Leonard replaced a guy who was successful, and good in his own right for sure. But the personalities are different. Smiles and laughs and the joy of playing a ‘kid’s game’ as a profession. The Raptors needed a new approach. So they gave up everything to get it.

Like Kyle Lowry in July of 2018, Lavonte David was not apparently happy with what had gone down. But like Lowry, David has acknowledged the business side of the game and there is no doubt he will play his heart out like he always has.

And like Leonard, Suh has also acknowledged the stature of the man he replaced. However, didn’t shy Leonard away from taking up his spot on the roster and it won’t keep Suh from doing the same.

No, Ndamukong Suh isn’t the Kawhi Leonard of the NFL. But, looking at how the Raptors redesigned their franchise, there are similarities.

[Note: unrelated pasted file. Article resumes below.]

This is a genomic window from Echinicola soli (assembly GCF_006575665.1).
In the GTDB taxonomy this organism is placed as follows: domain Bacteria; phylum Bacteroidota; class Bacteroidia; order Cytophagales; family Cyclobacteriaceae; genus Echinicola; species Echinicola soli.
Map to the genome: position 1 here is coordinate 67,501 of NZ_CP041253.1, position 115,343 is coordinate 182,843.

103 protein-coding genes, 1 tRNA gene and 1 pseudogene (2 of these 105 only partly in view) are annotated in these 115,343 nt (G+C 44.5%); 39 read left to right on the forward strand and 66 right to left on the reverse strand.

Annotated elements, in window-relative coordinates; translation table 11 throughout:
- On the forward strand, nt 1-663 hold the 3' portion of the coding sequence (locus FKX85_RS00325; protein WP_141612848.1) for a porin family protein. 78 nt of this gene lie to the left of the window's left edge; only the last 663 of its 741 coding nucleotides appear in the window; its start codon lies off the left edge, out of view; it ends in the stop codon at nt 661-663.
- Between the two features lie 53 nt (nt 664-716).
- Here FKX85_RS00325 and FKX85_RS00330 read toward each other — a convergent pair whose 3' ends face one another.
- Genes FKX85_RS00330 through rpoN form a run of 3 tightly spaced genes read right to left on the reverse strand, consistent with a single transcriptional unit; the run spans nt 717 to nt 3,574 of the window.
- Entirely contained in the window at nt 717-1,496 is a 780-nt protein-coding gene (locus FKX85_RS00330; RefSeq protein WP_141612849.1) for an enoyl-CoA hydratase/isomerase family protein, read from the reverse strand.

They pissed off some of their fans. They upset the balance of their team for a period of time. Potentially even pissed off one of their best players in doing so.

However, what they did was bring a new attitude into practice, into the locker room and onto the field. They brought in a guy who brought the right amount of grit to the right position at the right time.

I’m not saying the Buccaneers are going to win a Super Bowl because the Raptors won an NBA title. What I’m saying is, there is now a very recent precedent of a new coach with a new player bringing in a new style to the franchise they’ve joined, becoming successful very quickly despite the pain it might have caused in the process.

What the Toronto Raptors did was risk everything they’d done up to that point in July of 2018 to win one hell of a bright and shiny biscuit in 2019. A biscuit nobody thought they’d get that off-season when they shipped away one of their franchise’s best players and brought in a man with seemingly bigger problems than the one before him.

What I’m saying is, the story sounds a bit familiar. Let’s hope the ending follows the plot.